Wednesday, April 29, 2015

Relevant and Pertinent, the solution is near in HL7

The Project Scope Statement for the HL7 Relevant and Pertinent Project just went to the TSC and yet another group (CIC) is considering signing on.  It's time to start planning how to make this work.  I've talked several times here on this blog about the importance of these key words in the CCD specification.

The purpose of this project is to create an informative document from HL7 which would describe how an automated creator of C-CDA documents might identify relevant and pertinent information for inclusion into the clinical document.  While I know some of you following this already have ideas about how to go about it, (as do I), our first step will be to create an engagement model which we can complete with a number of different groups.

We will first need to identify what the important questions are that we need providers to answer, and figure out how we will engage with them successfully.

I'll be sending out a Doodle poll shortly to the HL7 Structured Documents workgroup list serve to choose a time for these discussions, and to initiate the group who will help us plan how to develop this document.  That group will then take charge of implementing the outreach to providers to gather the necessary answers to these questions.

I've already heard from many interested groups who we will be reaching out to.  If you are interested in participating in this project, drop me an e-mail (just change the DOT to a . in my e-mail address before you send it).


Ready, Aim ....

My brain is on FHIR, literally.  Everything I've been doing for since HIMSS started has been about the HL7 FHIR standard, and it's kept me tremendously busy.  Let me work though my list...

I had numerous discussions about FHIR with many people while at HIMSS.  I heard the HL7 sessions were packed, although I didn't try to go to them myself.  I spent most of my time promoting FHIR to various folks and explaining what it is and how they could take advantage of it.  I spent a few minutes talking to Josh Mandel about the SMART technology, and I see how it and FHIR together can shake up an industry.  That was a long overdue conversation, and I'm glad we got to catch up.

After HIMSS I spent a solid week polishing off draft versions of two FHIR-based profiles that I'm editing for IHE PCC.  We just wrapped the public comment edition of one today, and another should be done tomorrow.  Both of these were smaller and simpler to write than any CDA profile I've ever developed.  A third IHE profile is being developed by a team at Allscripts adding FHIR to the RECON profile.  Tomorrow I'll also be helping out a colleague in ITI who is looking for how to profile FHIR operations.  I have a template for that, although these days, I suppose I should say a "FHIR profile".

Before dinner Tuesday evening, I discussed how we plan on teaching the OHSU Standards and Interoperability course next term, and one of the topics we will be beefing up with my help is FHIR. Yes, I did say "we".  I'll be assisting in the instruction, which is a real honor, considering they usually offer that opportunity only to doctoral students.

Thursday I head off to Orlando to give a FHIR workshop.

Later this year I hope to be at FHIR Dev Days to talk about my experiences profiling FHIR with IHE and perhaps even by then, implementing some of those profiles.

Friday at noon eastern, I'll be hosting the #HITsm tweetchat, and the discussion topic is again, FHIR.

The questions for the tweetchat are below:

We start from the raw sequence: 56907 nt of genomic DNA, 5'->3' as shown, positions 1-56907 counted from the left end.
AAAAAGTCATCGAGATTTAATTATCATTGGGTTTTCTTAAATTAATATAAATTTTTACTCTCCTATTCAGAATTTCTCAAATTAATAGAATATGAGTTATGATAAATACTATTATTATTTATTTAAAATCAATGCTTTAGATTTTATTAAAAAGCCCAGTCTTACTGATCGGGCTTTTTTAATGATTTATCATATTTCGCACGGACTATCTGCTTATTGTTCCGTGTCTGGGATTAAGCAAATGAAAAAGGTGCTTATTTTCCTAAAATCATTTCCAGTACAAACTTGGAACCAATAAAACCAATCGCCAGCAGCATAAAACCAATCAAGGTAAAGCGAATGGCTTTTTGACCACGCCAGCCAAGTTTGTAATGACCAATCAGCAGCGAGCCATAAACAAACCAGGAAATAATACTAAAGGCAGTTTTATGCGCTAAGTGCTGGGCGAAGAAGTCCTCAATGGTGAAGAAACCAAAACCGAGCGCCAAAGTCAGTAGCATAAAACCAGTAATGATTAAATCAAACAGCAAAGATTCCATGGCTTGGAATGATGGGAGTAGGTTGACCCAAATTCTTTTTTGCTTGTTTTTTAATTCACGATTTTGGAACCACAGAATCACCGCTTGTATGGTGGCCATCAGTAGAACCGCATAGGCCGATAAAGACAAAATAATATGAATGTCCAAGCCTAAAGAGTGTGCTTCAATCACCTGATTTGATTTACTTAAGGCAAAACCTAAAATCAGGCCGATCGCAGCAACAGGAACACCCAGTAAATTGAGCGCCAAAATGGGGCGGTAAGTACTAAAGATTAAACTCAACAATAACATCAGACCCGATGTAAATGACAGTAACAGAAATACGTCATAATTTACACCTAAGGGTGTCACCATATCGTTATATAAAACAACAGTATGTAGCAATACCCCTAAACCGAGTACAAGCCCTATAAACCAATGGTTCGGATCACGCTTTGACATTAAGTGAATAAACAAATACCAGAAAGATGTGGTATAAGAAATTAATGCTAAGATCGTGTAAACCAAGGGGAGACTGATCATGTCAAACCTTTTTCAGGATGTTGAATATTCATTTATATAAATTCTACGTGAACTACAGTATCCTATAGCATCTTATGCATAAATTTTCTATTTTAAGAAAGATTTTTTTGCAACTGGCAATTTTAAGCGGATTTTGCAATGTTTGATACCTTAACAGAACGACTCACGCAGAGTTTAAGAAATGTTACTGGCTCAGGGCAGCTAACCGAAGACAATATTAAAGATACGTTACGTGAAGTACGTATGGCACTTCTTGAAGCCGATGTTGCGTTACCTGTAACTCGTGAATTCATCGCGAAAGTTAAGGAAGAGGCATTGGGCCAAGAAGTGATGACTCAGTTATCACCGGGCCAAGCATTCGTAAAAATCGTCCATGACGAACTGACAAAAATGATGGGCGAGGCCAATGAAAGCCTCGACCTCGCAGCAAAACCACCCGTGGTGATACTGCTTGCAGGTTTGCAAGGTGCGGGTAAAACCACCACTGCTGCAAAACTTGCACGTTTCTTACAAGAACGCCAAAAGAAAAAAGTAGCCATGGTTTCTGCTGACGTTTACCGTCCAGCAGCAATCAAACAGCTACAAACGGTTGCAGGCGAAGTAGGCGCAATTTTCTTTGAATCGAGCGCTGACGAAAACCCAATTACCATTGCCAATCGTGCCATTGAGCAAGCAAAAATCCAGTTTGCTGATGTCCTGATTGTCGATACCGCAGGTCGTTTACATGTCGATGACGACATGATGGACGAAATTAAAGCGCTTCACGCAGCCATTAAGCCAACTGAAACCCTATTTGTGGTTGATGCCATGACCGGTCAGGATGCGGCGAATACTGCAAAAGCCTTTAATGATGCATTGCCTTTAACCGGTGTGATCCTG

Q1: Where is #HL7 #FHIR on your hype cycle? Technology Trigger, Peak of Inflated Expectations, or headed to the Trough of Disillusionment?
Q2: When do you think #HL7 #FHIR will reach mainstream use?
Q3: Are you planning on adopting #HL7 #FHIR or #SMART for anything in the near future?
Q4: What do you know about #HL7 #FHIR? Have you gotten any FHIR training or are you considering it in the near future?
 Q5: What’s the best (or worst) #HL7 #FHIR pun you have heard?

Of course, there are a few other things I've been up to as well, and I'll catch you up on some of them later today.

Thursday, April 9, 2015

IHE Clinical Mapping Profile

We completed the standards selection process for the IHE Clinical Mapping profile today. The purpose of this profile is to support mapping of terminologies from one system to another.  We have two use cases for this profile which we are working together with PCD on this year:

  1. PCD's use case involves mapping from IEEE Medical Device Codes to LOINC, for the purpose of translating from IEEE vocabularies into LOINC vocabularies for Vital Signs.  This supports, for example, the need of organizations which must report vital signs values in LOINC, as is proposed in the 2015 Certification critiera.
  2. PCC's use case involves translation of SNOMED CT codes for clinical use to ICD-10 codes for billing.
We plan on having two (or possibly three) transactions in this profile.

The first transaction relies on the FHIR $translate operation on the ConceptMap resource.  In this transaction, you would specify the input code, and some optional context (in an extension to the $translate operation).  The output would be the concept in the target vocabulary.  

We haven't decided whether or not to also incorporate the $batch operation from this resource, this would be the "possibly third" transaction.

We will have an optional transaction from the Clinical Mapper to support download of the ConceptMap resource, so that the translation could be performed locally.  The reason that this is optional is because some translations can be readily supported and implemented algorithmically from the ConceptMap data, while other translations (e.g., SNOMED-CT to ICD-10) might not be as simply represented or implemented.  This option would apply to both actors in this profile.

So now we have two profiles in PCC which are planning on using FHIR DSTU-2 content.


Wednesday, April 8, 2015

I will not profile policy, I will not profile policy, I will not ... x100

I probably need to write this more than 100 times, since I wind up doing it so often.

We reviewed the work I had done on the GAO profile I talked about yesterday.  For a lot of what the CDS system needs to do, it is:

  1. Not interested in certain details.
  2. Would prefer not to know other details.
From an interoperability perspective, it can simply ignore #1, rather than having us profile them out.  For #2, there are questions of liability, in which the receiver really doesn't want to be responsible for dealing with someone else's PHI.